Many Mac users spend their entire lives in the Terminal, but most of us only open it occasionally. However, using a mouse to open a text-based user interface feels strange. What if there was a way to always have the terminal close at hand, triggered by a single key combination?
You can easily set this up yourself thanks to iTerm, an alternative to the standard terminal that is customizable in many ways. This really is the best way to get your macOS terminal up.
One of my favorite features is the hotkey window that I’ll be using here to create the quick triggered full screen terminal of my dreams. This is what it looks like:
Upset? Let’s begin.
Step one: download and install iTerm
The first step is simple: go to the iTerm website and download the program. You can install the program by extracting it and dragging the icon onto Applications.
When you run iTerm you will find that it is not that different from your standard terminal.
However, there are a lot of hidden features in the settings that we will get to now.
Step 2: Activate the hotkey window
Click on “iTerm2” in the menu bar, select the “Settings” option and then go to the “Keys” section. At the bottom left you will see a button called “Create a Dedicated Hotkey Window”. Tap on it and a menu will appear.
Configure this according to your needs. I prefer the Option + Spacebar keyboard shortcut because it looks like Spotlight without overlapping, but you can use whatever you want. You can also set this window to open when you click the iTerm dock icon, but that’s up to you. Click OK when you’re done.
Use the keyboard shortcut you just signed and you’ll see the standard hotkey window that takes up half the screen.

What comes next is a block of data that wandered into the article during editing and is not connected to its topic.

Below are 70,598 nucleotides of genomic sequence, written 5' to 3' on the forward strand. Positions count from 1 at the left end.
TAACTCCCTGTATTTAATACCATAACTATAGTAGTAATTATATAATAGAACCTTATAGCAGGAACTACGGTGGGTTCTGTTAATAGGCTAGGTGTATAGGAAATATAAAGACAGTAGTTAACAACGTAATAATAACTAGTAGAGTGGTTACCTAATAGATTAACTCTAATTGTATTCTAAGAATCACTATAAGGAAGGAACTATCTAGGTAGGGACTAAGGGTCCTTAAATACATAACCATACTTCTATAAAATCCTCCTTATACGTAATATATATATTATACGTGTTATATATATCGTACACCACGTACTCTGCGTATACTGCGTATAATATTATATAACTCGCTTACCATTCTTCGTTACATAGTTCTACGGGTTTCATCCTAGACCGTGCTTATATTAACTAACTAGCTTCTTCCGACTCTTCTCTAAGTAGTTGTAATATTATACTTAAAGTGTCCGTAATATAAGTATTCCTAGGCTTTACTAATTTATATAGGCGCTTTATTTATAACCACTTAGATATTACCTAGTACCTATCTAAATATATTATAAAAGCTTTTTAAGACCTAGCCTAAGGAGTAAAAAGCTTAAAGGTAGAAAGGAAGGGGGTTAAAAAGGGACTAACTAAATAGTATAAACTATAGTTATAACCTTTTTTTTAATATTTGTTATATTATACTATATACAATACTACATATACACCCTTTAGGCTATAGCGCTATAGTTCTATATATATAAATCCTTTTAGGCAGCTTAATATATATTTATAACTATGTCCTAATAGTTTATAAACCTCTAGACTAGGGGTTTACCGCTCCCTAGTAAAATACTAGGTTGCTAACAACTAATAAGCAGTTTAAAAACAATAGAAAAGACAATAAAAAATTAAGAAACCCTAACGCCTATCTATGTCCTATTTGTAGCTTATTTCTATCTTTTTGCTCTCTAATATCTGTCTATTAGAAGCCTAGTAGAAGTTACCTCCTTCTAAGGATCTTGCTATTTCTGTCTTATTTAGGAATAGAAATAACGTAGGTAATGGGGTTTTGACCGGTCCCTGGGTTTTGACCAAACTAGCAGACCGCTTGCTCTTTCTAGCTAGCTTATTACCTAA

If you like how it looks and works, congratulations: you can stop here. However, if you want to see the large terminal in full screen mode in my screenshots above, you still have a little more to do.
Step 3: change the look and feel
Go to the Profiles section in the Settings window and make sure the “Hotkey Window” profile is selected.
Next, go to the “Text” section in the right pane. If you want the terminal experience in full screen mode, I recommend changing the font to a slightly larger size, otherwise everything will be buried in a sea of black space. I chose 18pt Monaco, but I use any combination of fonts.
Next, go to Window and set the Style drop-down menu to Full Screen.
Also, adjust the transparency and blur settings until everything looks right. You could just as easily do without the transparency and use a black background. This is how mine became:
If a single terminal is not enough, you can split the screen vertically with Command + D (or horizontally with Command + Shift + D).
You can switch between windows using Command + Option and the arrow keys. This allows you to do several different things, all of which can be easily accessed with keyboard shortcuts. You will wonder how you ever lived without it.
If you’re not sure how to use this, don’t worry: you can use all sorts of cool commands that can help you, for example, listen to music or even update apps without opening the Mac App Store. Come to it!
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